I have no intention of giving up any of my dreams. I am passionate about carving my own path. However, I also want to make sure that I appreciate exactly where I am on each step of this journey. There is beauty in process, in the act of becoming. In these small, ordinary moments, there are extraordinary things happening. I want to recognize them for all the magnificence that they hold.
Last weekend, I read the New York Times opinion article by Erin Callan, former CFO of Lehman. Having climbed to the top of the corporate ladder, she found that the view wasn’t worth the work it took to get there. She gave up a lot of her life to reach that position and in the article she expresses profound regret. I am glad that I took the leap from that path long before I lost my perspective.
Now my life is a work of art, and for that I am immensely grateful.
“How do you say “thank you” for sunshine or health…for clear days or gentle rains…for happiness, joy or love? You say it by sharing what you have. You say it by making the world a better place in which to live.” ~ Thomas D. Willhite
Sure you could say thank you a thousand times over. I recommend it. People need to know that they are appreciated. They need to hear thank you much more often than they do. If someone does something nice for you and you don’t acknowledge that kindness with a “thank you”, then you’re essentially flipping them off, but worse – you’re flipping them off with a passive aggressive air of nonchalance. It’s as if you would flip them off, if only it were worth the time. Ick. Say thank you – loud, proud, and often.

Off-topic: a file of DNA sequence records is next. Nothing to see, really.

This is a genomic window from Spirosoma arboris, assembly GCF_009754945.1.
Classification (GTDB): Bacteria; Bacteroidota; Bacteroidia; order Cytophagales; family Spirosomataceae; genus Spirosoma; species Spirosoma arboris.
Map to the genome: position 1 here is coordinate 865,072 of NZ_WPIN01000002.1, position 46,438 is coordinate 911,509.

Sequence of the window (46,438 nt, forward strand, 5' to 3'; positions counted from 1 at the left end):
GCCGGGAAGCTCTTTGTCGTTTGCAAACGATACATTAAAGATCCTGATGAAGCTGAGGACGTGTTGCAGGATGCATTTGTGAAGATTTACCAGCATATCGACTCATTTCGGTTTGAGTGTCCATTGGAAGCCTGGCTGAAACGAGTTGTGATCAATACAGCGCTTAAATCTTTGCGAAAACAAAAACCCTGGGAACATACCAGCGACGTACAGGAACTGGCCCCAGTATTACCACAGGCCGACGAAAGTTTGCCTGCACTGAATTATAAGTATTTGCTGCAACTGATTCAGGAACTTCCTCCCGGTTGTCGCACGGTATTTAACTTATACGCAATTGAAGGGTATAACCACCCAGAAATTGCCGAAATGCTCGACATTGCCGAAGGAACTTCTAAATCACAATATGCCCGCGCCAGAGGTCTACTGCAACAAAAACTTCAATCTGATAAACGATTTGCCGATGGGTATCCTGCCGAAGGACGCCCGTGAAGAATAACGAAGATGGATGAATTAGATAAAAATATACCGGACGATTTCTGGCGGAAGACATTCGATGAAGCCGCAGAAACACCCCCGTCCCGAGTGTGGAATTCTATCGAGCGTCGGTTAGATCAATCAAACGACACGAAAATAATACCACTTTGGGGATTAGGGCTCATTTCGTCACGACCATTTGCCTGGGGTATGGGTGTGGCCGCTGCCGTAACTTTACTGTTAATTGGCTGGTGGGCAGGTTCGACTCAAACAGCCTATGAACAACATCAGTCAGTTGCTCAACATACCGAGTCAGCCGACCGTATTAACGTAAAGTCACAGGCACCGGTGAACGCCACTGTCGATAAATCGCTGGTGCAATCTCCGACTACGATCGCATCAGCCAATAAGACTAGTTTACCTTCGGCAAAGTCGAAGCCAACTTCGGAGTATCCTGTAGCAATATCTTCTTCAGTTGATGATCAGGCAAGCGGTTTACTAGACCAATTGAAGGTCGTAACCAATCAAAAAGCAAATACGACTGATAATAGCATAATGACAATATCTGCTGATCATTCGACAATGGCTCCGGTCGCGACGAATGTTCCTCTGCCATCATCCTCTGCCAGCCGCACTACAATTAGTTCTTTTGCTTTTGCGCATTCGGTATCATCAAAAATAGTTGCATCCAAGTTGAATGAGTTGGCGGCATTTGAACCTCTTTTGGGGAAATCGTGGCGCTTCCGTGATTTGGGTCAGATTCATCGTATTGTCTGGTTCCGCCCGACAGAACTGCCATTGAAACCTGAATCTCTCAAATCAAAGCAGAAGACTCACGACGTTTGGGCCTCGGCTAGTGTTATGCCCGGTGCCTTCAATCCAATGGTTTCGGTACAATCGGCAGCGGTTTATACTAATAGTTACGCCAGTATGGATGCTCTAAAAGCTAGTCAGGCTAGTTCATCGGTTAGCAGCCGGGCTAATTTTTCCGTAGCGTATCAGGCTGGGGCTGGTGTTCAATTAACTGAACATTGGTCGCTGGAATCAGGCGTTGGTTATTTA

“Thank you” is a lovely sentiment. Simple, direct, and classy. And there’s something even better. Say thank you and then turn around and pay it forward. Sure you could turn around in the line in Starbucks and pay for your neighbors expensive caffeinated beverage. You could also extend your kindness to everyone you meet. For a day, just make it a point to smile, say thank you, look everyone in the eye, and mean it. It’s that simple. And it’s so powerful.
At the end of most of my yoga classes, I let students know that it’s my honor to be there with them, that the light that is in me honors the light that is in each one of them. And that isn’t just some gratuitous sentiment. I mean it. I feel it. I want each one of them to know that. They matter and I’m glad that I had the chance to spend some time with them. I hope the classes are helpful to them. They certainly are for me.
Life is all about exchange. Everyone shows up with what they have. It’s a mental pot luck and everyone’s invited. Share what you have and rest assured that it is enough.